Buying Corporate Hospitality – what is a good price? The World Cup causes pricing chaos

We wrote recently about the economic effect of England's early exit from the World Cup. What no-one really expected was that we would be eliminated before the final group game against Costa Rica. Most of us, pundits and public alike, reckoned we would still be in with some chance of qualification then, even if it required us to beat the mighty Costa Rica 6-0 and hope Italy beat Uruguay 11-3 -  or some such unlikely result!

A deserted bar the night of the England match

A deserted bar the night of the England match

So as we said before, bars had engaged additional staff to be on duty during that match, and no doubt acquired extra stock. They were sorely disappointed on that day when very few people turned up to watch the disappointing 0-0 draw.

But the England performance caused even greater problems for the corporate hospitality providers. A sales director I was talking to last week told me that has was getting lots of marketing approaches pre World Cup for hospitality packages around the England games. A typical one would be held at a luxury or interesting venue, with a four-course gourmet meal, big-screen TVs for the match of course, unlimited good quality drinks (champagne included), and, just to round it off, a couple of ex-England footballers to give their comments on the game and add a bit of glamour (?) to the event.

The list price for that? Something in the £1000 - £1500 a head range. That sounds an awful lot, but if you're a top investment bank then maybe it's just small change to keep your top clients happy.

But by the day before the Costa Rica game, my friend was getting increasingly desperate emails and calls from those hospitality firms. And by the Tuesday, what do you think was the best rate he was being offered?

£50 a head.

Which demonstrates a couple of points. Firstly, the marginal cost of providing goods and services we buy can be very different from the market price! So even at £50, presumably the providers covered the true marginal cost of their offering (basically, the drink). Everything else, the venue, the footballers, even the food in all likelihood, may well have been in effect fixed costs. So the buyer in that situation, with a desperate seller, can focus on those true marginal costs of providing whatever it is that is being bought.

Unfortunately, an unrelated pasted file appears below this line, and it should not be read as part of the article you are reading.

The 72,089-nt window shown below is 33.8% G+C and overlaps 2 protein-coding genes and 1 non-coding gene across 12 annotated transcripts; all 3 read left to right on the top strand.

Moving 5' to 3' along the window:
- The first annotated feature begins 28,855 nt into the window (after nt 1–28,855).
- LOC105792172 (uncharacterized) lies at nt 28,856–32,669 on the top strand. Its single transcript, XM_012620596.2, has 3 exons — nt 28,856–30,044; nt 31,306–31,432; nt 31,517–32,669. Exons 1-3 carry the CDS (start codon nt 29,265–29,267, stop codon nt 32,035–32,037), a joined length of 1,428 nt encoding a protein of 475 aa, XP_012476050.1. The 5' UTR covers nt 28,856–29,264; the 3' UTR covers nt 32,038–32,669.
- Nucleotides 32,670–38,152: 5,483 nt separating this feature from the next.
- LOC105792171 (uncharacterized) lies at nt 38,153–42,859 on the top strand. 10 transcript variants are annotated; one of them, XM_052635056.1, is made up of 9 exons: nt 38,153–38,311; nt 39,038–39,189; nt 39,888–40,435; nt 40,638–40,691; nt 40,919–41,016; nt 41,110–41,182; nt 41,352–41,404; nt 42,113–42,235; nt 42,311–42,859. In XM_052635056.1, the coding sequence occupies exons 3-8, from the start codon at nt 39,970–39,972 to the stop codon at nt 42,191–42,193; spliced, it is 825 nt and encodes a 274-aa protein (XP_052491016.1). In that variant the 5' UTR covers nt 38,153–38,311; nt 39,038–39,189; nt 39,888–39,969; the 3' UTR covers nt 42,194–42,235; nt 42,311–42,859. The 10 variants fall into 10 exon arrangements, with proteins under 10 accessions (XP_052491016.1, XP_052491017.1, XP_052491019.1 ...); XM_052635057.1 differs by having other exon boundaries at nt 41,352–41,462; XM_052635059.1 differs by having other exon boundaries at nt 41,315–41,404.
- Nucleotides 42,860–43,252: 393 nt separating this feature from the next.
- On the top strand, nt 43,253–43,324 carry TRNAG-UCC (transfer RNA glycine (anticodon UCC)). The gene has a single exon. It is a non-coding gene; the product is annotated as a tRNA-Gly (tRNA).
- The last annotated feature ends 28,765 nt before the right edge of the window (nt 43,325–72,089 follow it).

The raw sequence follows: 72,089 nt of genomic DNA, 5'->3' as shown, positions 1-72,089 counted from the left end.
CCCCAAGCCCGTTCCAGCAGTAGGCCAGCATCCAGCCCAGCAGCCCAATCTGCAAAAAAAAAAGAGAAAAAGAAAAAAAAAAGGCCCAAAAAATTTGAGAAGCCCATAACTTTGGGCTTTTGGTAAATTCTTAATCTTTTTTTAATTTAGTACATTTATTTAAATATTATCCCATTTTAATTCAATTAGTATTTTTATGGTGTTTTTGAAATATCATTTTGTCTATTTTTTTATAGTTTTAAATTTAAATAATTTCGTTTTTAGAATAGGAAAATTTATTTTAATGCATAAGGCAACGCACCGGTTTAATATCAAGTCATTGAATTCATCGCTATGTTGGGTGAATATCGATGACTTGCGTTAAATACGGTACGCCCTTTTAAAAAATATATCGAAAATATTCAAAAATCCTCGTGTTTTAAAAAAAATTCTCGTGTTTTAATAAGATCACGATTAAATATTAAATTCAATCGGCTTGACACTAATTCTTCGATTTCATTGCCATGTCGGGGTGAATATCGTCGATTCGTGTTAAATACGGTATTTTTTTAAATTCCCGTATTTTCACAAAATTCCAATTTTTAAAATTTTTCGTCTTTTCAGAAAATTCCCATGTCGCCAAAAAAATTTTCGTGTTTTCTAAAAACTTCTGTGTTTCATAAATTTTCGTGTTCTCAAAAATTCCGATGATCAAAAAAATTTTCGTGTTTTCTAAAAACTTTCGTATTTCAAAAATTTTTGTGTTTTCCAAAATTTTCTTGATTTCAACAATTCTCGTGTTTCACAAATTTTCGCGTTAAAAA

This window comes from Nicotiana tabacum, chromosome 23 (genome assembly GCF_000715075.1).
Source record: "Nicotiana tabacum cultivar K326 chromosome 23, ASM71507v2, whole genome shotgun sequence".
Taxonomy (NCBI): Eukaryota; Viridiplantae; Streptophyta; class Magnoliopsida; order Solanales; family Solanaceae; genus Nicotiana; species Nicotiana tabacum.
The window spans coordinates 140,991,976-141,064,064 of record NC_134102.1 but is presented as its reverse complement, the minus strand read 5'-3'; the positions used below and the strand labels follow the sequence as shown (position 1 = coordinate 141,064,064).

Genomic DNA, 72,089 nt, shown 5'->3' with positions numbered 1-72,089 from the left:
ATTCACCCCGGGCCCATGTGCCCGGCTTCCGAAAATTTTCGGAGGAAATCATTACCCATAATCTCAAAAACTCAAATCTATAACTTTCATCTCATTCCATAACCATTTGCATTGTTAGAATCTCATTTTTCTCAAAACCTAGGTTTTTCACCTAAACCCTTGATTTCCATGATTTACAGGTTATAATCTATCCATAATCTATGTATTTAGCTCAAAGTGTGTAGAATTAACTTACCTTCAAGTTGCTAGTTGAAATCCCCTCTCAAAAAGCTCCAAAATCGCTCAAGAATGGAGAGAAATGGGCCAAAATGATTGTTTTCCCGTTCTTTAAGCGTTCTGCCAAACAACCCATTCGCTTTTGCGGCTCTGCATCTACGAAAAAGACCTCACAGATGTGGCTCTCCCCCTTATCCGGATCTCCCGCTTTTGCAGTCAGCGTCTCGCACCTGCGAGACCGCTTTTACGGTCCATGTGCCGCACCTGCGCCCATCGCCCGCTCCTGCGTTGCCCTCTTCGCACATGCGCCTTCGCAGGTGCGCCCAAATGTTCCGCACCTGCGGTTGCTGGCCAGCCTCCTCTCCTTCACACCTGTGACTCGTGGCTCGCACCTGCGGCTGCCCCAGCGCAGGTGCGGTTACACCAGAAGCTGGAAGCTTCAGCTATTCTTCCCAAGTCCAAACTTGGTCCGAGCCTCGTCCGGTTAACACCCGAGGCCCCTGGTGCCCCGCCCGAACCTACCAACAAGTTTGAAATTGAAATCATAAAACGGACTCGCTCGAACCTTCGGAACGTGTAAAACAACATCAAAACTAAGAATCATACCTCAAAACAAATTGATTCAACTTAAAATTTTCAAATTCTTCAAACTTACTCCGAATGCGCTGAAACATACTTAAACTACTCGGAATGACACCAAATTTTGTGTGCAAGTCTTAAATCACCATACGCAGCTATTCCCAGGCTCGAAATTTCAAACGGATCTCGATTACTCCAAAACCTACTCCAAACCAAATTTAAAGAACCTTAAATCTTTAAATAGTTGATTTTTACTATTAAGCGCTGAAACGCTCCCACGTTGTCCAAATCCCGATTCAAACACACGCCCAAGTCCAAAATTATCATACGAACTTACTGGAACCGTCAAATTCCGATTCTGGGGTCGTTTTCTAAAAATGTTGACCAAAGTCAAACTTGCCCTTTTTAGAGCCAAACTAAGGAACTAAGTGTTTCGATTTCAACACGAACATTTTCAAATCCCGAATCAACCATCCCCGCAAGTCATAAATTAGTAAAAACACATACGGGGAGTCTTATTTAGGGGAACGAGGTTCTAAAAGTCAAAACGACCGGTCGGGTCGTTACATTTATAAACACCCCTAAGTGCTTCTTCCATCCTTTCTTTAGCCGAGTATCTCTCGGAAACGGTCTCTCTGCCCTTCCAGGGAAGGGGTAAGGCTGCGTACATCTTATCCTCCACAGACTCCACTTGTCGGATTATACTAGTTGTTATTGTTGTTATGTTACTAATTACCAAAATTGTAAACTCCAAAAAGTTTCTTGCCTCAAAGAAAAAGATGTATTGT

That's worth remembering when you're negotiating. It's also an indication of how timing can be everything in negotiation. Imagine you had been offered the £1,000 package and negotiated that down to £750. You might think that was a great piece of work and feel pretty pleased with yourself. Then later, you hear someone else got it for £50 ...!

Secondly, looking at it from the other side, maintaining flexibility and considering risk transfer and sharing in your contracts is key, particularly when demand is uncertain. How did the event providers handle the issue of risk sharing in terms of the commitments they made down through their supply networks? A clever organiser might have negotiated so that the costs such as the hire of the venue, or the food costs, were linked to the ultimate income, rather than agreeing a fixed fee. Let's hope so, otherwise we may find a few events providers going bust after this World Cup.

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